The next three papers concentrate on recorded strong ground motions and their engineering implications. Fry et al. investigates characteristics of recorded horizontal and vertical waveforms and their correlation with the observed nonlinear site response. The following paper, by Bradley and Cubrinovski, provides a preliminary assessment of the near-source ground motions recorded in the Christchurch region by examining their spatial distribution including source, path, and site effects. The next paper of this series is by Segou and Kalkan, which evaluates the performance of global ground-motion prediction models using the strong motion data obtained from the Darfield and Christchurch earthquakes in order to improve future seismic hazard assessment and building code provisions for the Canterbury region.

The next set of eight papers focus on observed structural and geotechnical damages associated with strong ground shaking during both the Darfield and Christchurch earthquakes. The paper by Iizuka et al. investigates the damage around the seismic stations to determine the relationship between structural damage and strong motions during the Christchurch earthquake. Similarly, Smyrou et al. evaluates the strong ground motions of this event in an effort to broadly explain and quantify the observed structural and geotechnical damages. The next paper, by Zupan et al., summarizes the key field observations made following the Christchurch earthquake regarding the effects of soil liquefaction on building performance in the central business district. Along the same line, Orense et al. compares the Darfield and Christchurch earthquakes according to the results of the reconnaissance works with emphasis on the geotechnical implications of liquefaction-observed damage in the affected areas. Using the ambient noise measurements following the Christchurch earthquake, Mucciarelli investigates the relationships with previous microzonation studies, liquefaction, and soil nonlinear response. Green, Wood et al. compare the observed versus predicted liquefaction occurrence during the Darfield and Christchurch earthquakes using DCP and SASW tests; and Green, Allen et al., summarizes the performance of the levees along the Waimakariri and Kaiapoi rivers during these two events. The final paper of this special focused issue is by Wotherspoon et al. and presents a summary of field observations, and subsequent analyses on the damage to some of the bridges in the Canterbury region as a result of the Christchurch earthquake.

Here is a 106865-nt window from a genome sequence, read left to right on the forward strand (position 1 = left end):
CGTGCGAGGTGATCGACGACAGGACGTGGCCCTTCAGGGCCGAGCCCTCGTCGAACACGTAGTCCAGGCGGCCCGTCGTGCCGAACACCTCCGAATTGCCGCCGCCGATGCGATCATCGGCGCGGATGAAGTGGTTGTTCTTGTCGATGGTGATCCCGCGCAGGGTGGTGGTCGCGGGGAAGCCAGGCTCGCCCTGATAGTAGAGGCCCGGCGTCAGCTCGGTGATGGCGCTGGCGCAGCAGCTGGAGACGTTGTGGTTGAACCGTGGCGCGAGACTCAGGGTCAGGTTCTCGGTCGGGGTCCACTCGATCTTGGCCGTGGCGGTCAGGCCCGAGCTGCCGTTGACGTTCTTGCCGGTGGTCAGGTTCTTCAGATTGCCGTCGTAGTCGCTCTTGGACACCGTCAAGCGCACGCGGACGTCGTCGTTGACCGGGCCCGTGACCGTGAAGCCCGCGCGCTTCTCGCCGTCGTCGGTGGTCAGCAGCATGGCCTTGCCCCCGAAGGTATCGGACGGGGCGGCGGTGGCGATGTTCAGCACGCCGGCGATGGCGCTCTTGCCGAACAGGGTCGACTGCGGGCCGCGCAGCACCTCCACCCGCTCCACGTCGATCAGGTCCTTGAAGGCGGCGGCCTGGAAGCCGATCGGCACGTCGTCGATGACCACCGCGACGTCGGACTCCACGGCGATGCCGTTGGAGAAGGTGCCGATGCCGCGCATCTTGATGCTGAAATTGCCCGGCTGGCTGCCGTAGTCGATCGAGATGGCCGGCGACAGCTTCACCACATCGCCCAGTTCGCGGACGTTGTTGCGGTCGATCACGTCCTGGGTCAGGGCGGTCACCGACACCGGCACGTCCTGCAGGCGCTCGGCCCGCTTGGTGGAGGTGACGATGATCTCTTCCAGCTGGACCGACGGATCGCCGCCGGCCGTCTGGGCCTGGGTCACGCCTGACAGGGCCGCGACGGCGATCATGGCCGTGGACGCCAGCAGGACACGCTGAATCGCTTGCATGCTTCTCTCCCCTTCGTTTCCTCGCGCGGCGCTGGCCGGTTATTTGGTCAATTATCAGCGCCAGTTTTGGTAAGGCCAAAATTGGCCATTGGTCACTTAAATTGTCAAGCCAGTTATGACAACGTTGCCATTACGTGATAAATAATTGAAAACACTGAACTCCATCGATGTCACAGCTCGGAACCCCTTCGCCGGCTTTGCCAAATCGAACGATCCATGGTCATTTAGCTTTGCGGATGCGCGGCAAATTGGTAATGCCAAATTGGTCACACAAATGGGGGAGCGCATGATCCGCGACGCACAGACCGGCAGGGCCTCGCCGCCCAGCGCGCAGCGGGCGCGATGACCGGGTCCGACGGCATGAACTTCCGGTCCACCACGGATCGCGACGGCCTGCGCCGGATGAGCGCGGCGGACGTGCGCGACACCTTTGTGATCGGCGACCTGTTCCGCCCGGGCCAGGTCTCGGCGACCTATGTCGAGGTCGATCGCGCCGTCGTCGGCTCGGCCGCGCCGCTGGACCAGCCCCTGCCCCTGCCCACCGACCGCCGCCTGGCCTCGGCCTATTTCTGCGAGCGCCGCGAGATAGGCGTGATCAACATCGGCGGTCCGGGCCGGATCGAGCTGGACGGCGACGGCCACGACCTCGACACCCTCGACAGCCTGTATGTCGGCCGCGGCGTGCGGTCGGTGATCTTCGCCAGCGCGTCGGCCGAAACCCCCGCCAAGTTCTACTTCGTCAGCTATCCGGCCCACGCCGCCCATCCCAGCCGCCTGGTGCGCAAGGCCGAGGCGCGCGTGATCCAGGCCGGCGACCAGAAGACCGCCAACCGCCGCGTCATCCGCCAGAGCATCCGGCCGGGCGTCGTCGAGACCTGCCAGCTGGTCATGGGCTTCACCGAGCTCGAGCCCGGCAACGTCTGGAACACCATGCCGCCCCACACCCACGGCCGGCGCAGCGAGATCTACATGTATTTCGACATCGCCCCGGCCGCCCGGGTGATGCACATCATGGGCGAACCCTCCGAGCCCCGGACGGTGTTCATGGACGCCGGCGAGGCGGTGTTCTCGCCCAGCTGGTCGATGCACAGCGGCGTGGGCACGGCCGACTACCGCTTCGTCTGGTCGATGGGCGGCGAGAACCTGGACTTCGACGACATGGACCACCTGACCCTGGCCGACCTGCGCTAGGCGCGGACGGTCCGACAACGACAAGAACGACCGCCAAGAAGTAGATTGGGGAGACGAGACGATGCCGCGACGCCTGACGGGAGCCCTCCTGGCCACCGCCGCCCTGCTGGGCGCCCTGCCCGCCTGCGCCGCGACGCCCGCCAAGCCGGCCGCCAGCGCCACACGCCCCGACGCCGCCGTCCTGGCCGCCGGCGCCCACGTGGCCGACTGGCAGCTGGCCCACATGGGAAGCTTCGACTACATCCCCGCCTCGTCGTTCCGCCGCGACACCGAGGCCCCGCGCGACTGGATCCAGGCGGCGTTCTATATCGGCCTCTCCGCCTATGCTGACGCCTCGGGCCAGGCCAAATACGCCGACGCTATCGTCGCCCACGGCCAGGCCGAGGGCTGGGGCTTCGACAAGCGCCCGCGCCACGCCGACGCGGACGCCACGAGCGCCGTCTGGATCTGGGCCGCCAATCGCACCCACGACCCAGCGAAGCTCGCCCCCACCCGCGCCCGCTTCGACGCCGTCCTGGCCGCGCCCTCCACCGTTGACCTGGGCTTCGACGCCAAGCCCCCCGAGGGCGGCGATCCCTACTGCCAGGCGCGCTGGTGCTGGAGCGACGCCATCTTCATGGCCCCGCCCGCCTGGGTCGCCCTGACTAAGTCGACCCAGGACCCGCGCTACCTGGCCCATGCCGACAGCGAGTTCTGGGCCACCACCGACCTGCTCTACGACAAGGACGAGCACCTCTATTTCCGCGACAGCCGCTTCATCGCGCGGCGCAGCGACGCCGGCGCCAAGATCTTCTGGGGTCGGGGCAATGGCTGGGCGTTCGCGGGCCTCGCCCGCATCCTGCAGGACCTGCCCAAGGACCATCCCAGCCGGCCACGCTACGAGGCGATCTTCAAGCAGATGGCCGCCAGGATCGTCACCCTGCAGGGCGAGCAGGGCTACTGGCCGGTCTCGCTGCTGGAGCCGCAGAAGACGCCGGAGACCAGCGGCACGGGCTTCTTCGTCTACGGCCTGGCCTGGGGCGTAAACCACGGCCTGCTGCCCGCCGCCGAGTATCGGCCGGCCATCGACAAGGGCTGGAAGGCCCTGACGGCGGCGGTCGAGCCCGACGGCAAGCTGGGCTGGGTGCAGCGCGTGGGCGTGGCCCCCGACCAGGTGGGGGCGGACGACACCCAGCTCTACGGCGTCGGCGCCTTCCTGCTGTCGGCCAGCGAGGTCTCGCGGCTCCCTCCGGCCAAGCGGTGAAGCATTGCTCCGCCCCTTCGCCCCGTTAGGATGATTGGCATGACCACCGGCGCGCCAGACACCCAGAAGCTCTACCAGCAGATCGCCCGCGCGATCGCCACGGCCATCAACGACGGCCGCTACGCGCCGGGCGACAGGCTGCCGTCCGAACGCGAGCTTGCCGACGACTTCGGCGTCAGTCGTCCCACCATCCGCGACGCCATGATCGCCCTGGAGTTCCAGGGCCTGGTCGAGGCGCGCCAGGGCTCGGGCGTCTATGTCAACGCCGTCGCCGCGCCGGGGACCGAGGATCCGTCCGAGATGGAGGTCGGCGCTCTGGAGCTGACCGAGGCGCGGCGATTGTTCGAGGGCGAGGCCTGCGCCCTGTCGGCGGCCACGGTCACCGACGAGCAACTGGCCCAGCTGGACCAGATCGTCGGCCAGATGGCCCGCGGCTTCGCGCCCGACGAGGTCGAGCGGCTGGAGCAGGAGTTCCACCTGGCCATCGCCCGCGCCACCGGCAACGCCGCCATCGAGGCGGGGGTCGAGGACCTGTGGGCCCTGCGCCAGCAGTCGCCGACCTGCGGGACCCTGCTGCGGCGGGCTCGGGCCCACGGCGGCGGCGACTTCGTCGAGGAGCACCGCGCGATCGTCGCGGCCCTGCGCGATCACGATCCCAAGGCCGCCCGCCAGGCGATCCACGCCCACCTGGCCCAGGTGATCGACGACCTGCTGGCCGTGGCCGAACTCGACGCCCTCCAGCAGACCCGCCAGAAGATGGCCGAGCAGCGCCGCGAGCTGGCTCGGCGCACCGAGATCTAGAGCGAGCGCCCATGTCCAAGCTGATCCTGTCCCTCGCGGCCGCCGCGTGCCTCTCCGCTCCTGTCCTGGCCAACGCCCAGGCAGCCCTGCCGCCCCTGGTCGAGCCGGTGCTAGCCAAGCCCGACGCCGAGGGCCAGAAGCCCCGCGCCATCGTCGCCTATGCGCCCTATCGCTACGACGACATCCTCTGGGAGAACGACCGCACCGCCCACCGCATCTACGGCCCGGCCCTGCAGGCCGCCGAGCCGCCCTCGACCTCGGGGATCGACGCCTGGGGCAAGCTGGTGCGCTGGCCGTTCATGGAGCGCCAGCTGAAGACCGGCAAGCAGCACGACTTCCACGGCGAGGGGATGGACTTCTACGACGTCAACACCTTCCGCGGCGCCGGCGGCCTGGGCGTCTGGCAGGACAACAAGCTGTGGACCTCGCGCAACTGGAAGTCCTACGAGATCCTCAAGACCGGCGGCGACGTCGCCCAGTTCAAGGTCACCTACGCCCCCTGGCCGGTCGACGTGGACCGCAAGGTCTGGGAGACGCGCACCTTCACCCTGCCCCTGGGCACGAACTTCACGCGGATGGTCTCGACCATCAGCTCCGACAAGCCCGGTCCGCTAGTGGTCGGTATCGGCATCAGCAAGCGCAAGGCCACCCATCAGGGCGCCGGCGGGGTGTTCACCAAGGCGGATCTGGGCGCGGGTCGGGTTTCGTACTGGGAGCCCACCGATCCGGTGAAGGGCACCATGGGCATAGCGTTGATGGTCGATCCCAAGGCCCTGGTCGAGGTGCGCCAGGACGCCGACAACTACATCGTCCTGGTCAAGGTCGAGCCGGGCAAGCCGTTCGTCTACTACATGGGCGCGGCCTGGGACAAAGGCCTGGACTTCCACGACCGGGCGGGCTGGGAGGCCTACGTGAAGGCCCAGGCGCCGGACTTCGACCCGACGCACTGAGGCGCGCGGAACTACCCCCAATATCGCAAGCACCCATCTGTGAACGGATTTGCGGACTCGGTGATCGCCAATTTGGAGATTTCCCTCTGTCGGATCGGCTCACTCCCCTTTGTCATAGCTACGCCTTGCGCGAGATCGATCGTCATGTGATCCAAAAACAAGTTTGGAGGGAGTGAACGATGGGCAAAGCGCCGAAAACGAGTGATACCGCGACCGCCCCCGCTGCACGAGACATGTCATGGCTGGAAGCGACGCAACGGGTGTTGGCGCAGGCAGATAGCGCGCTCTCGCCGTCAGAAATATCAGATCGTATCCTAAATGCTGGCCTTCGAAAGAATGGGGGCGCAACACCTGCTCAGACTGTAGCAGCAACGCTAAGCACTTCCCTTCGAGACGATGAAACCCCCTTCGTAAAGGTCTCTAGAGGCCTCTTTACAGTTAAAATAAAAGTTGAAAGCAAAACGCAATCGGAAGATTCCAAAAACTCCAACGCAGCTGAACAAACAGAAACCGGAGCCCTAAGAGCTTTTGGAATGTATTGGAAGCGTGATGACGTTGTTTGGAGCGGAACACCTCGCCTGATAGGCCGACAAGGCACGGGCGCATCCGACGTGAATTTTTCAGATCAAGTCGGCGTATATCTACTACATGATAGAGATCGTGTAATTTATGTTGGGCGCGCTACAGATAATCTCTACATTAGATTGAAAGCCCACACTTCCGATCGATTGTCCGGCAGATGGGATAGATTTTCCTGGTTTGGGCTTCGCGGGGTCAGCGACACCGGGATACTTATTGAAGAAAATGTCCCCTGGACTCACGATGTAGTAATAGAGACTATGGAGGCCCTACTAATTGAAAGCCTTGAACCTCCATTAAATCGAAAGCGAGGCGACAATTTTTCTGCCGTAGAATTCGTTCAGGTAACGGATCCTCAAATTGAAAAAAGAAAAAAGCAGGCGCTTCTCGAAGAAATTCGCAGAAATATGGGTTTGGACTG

The 19 papers presented here meet our goals of covering a wide spectrum of topics related to the strong earthquake sequence and their impacts on the Canterbury region of New Zealand in order to inform and advance our understanding of seismic source mechanism, nonlinear site response, ground motion attenuation, and infrastructure performance, as well as to point out new avenues of investigation for future studies.   


We at SRL thank all the authors for their valuable contributions. The publication of this focused issue of SRL would not have been possible without the dedicated work of the many reviewers who provided valuable feedback to authors in a timely way. Their contributions to this issue cannot be overstated. Lastly, I would like to thank SRL Editor-in-Chief Jonathan Lees and the SRL production staff for their outstanding organization and meticulous attention to detail during various stages of this effort.

U.S. Geological Survey
345 Middlefield Road
Menlo Park, California 94025 U.S.A.
ekalkan [at] usgs [dot] gov


Posted: 24 October 2011